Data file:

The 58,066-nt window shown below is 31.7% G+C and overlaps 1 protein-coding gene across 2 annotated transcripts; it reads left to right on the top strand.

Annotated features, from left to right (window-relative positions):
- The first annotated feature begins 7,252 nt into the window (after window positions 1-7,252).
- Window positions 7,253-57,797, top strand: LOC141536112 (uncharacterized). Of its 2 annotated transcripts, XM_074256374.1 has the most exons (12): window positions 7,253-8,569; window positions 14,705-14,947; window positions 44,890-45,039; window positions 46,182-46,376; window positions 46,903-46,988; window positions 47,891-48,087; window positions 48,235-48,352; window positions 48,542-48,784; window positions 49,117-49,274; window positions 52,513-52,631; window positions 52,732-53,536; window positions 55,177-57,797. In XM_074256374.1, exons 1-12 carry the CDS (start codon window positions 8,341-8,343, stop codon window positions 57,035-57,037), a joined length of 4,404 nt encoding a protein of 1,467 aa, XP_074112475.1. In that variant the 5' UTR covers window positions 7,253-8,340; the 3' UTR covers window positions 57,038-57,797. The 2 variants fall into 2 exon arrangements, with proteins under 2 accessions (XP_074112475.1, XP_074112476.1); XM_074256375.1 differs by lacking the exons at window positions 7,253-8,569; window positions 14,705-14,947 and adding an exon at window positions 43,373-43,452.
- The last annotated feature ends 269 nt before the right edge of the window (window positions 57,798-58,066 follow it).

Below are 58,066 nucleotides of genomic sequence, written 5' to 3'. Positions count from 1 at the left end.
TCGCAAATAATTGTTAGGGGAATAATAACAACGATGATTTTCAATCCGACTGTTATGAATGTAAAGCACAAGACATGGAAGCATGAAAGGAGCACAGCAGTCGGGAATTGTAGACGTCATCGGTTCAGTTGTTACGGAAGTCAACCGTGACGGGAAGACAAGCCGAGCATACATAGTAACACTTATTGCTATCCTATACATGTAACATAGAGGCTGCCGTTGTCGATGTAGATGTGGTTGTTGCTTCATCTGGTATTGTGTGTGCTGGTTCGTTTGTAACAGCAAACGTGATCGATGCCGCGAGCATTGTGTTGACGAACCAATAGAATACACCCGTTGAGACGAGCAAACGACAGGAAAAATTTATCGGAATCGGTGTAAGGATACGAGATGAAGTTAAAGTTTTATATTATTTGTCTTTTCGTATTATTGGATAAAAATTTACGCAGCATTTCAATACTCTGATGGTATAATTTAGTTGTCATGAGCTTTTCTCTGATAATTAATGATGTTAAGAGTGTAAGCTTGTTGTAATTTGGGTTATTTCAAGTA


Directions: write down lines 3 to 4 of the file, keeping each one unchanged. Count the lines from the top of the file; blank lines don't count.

- The first annotated feature begins 7,252 nt into the window (after window positions 1-7,252).
- Window positions 7,253-57,797, top strand: LOC141536112 (uncharacterized). Of its 2 annotated transcripts, XM_074256374.1 has the most exons (12): window positions 7,253-8,569; window positions 14,705-14,947; window positions 44,890-45,039; window positions 46,182-46,376; window positions 46,903-46,988; window positions 47,891-48,087; window positions 48,235-48,352; window positions 48,542-48,784; window positions 49,117-49,274; window positions 52,513-52,631; window positions 52,732-53,536; window positions 55,177-57,797. In XM_074256374.1, exons 1-12 carry the CDS (start codon window positions 8,341-8,343, stop codon window positions 57,035-57,037), a joined length of 4,404 nt encoding a protein of 1,467 aa, XP_074112475.1. In that variant the 5' UTR covers window positions 7,253-8,340; the 3' UTR covers window positions 57,038-57,797. The 2 variants fall into 2 exon arrangements, with proteins under 2 accessions (XP_074112475.1, XP_074112476.1); XM_074256375.1 differs by lacking the exons at window positions 7,253-8,569; window positions 14,705-14,947 and adding an exon at window positions 43,373-43,452.